Jamal Murphy is not a typical NIU College of Education teacher-licensure candidate.
Raised on the West Side of Chicago, Murphy encountered an eighth-grade teacher who told him he would drop out by his sophomore year. What? Not finish high school?
“Once you tell me I can’t do something,” he says, “I want to do that.”
When he arrived at NIU – a campus that his high school counselor deemed too big for Murphy – his initial years proved heartbreaking to him when he realized how far behind he was academically.
Now set to graduate in May 2018 with a bachelor’s degree in elementary education, he is ready and eager to provide to younger generations what he believes he was cheated out of – a positive school experience that just might save their lives.
Murphy is also making plans to become a principal someday, as well as a fierce advocate for the educational rights of students of color.
Until then, however, he is happily and productively immersed in the professional training ground of Altus Academy, where he is student-teaching for a year.
Founded by a group of NIU alumni and opened in August of 2013, the school in Chicago’s rough North Lawndale neighborhood is “up the street from mother’s house.”
It’s a perfect fit for Murphy, who fits all of those target audiences.
“He grew up in this area, and he recognized that had he had an opportunity to be in an academic space like this, it would have benefited him. He wanted to go back,” says Portia Downey, professional development coordinator in the NIU College of Education.
“He’s connected with the students and their parents in a way that’s so meaningful. They trust him because they see that he understands and identifies with them. He’s embraced this idea of serving the underserved,” adds Jennifer Johnson, director of teacher preparation and development in the college. “He really has become a part of the climate and the culture there, and is considered a member of the staff.”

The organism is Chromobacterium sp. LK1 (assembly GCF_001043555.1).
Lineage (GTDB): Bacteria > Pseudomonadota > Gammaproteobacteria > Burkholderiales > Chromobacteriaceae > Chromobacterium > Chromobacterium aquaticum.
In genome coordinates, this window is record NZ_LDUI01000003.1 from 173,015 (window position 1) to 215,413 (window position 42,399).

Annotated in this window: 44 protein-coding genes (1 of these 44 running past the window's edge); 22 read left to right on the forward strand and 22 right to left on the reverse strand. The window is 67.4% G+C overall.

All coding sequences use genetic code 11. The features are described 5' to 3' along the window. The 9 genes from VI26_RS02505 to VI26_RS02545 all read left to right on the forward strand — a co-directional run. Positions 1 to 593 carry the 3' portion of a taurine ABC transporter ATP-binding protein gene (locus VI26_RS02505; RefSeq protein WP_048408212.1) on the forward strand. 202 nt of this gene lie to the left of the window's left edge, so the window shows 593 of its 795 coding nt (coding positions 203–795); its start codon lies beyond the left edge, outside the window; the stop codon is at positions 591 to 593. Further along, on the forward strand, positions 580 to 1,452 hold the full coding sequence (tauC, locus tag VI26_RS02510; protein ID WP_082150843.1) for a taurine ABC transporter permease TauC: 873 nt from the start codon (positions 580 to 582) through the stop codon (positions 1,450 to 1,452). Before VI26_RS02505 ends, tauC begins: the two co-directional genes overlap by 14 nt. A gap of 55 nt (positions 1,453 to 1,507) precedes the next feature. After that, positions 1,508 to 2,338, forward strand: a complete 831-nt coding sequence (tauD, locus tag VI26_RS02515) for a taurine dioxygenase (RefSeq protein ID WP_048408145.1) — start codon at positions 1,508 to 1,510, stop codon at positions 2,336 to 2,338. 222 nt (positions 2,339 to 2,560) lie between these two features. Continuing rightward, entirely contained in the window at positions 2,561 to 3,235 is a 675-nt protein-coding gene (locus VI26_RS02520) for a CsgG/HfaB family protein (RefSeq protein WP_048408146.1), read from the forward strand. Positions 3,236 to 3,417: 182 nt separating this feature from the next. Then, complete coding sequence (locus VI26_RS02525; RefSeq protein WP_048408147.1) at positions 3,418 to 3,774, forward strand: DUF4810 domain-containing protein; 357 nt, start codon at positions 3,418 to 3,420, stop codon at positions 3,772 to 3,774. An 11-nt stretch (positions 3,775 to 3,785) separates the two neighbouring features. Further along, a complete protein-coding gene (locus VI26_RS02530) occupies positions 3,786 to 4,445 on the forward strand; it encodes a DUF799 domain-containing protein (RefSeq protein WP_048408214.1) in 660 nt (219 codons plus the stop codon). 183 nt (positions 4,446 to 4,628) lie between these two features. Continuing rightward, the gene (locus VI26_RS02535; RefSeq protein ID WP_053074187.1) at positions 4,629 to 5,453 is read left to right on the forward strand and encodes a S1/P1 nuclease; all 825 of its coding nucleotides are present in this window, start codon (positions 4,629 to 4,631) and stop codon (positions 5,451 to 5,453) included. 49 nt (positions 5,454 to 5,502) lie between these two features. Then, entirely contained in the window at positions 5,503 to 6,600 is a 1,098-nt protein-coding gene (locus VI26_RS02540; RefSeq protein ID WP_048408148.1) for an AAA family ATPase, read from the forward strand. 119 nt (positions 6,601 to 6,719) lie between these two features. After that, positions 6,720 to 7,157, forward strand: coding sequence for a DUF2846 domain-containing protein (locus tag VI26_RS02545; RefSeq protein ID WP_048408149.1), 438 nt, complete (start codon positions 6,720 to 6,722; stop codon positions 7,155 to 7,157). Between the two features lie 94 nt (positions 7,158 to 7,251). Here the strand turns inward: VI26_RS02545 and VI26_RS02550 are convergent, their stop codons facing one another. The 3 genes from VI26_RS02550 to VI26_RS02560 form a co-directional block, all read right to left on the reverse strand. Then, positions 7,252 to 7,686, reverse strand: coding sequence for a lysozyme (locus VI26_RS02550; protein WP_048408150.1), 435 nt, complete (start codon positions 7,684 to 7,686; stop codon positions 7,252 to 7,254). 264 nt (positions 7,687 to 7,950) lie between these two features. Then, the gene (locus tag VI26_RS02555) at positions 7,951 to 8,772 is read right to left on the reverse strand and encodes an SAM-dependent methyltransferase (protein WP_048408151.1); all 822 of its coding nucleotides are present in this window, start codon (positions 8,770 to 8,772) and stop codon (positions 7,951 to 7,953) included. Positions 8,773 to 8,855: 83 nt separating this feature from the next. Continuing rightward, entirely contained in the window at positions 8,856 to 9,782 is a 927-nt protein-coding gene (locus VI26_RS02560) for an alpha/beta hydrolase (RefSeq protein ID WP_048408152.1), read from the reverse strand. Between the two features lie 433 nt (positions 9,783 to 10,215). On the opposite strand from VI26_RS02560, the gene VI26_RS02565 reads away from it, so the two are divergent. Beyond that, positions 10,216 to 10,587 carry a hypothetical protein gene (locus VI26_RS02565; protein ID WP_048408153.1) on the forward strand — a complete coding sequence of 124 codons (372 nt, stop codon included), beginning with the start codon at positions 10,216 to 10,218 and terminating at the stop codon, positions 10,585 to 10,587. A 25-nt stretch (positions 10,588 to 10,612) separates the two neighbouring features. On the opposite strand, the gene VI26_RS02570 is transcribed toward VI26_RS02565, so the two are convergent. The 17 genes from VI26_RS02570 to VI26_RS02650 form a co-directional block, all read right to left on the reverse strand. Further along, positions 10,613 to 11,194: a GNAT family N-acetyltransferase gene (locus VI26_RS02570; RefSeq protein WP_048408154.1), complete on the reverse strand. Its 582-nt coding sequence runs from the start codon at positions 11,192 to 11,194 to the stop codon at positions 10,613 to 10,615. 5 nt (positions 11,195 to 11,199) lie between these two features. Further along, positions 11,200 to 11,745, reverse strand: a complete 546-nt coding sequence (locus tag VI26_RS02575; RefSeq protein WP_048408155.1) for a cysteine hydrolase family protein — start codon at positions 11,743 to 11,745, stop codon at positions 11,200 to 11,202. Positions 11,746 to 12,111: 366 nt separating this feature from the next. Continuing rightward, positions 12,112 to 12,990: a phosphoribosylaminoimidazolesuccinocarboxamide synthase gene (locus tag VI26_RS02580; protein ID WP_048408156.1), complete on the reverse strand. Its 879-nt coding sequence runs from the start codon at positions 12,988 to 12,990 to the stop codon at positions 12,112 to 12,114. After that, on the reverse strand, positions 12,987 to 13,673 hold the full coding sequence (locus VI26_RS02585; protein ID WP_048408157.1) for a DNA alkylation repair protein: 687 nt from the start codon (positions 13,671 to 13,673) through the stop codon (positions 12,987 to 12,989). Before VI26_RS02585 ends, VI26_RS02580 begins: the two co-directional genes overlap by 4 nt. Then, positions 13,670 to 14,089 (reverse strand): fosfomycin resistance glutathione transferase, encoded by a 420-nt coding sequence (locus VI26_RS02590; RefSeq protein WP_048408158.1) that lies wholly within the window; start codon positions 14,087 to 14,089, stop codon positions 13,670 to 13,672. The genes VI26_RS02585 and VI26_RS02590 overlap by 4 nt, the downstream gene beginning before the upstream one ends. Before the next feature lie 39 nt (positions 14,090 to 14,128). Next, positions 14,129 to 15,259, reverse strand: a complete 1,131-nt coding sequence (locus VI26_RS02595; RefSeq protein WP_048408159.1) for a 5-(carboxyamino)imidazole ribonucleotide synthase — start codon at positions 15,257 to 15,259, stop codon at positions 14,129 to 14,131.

Downey enjoyed her opportunity in October to see Murphy in action.
She also was energized by confirmation of her prediction that Altus founder, president and principal John Heybach, who holds two NIU degrees, would mentor Murphy and provide him with enriched experiences.
Private, independent and not-for-profit, Altus aims to provide an excellent college preparatory education to underrepresented populations, including students from historical minority groups, low-income households and first-generation college households.
As part of Educate Local, Downey escorted a group of TLEE 385 students to Altus to lead a “readers theater” activity with the Altus children. TLEE 385 – “Differentiation in Elementary School Instruction: Field Experience with Diverse Learners” – provides clinical experiences to teacher-licensure candidates in their second professional semester.
NIU’s students worked with the Altus children on fluency, voice and reading with expression. They also engaged in character education, encouraging the children to support each other.
By the end of the day, the children performed four works that Downey chose for their messages of social justice: “America Poem,” “Crab and the Stone,” “Henry’s Freedom Box” and “Sadko and the Thousand Paper Cranes.”
The experience offered the teacher-licensure candidates more than invaluable practice in instruction and classroom management.
“We talk about how poverty can have an impact on instruction and learning,” Johnson says. “They were able to see and experience the effect that engaged instruction and positive environment has on learning.”
For Murphy, those are the classmates and experiences of his own childhood. He is learning lessons of another kind.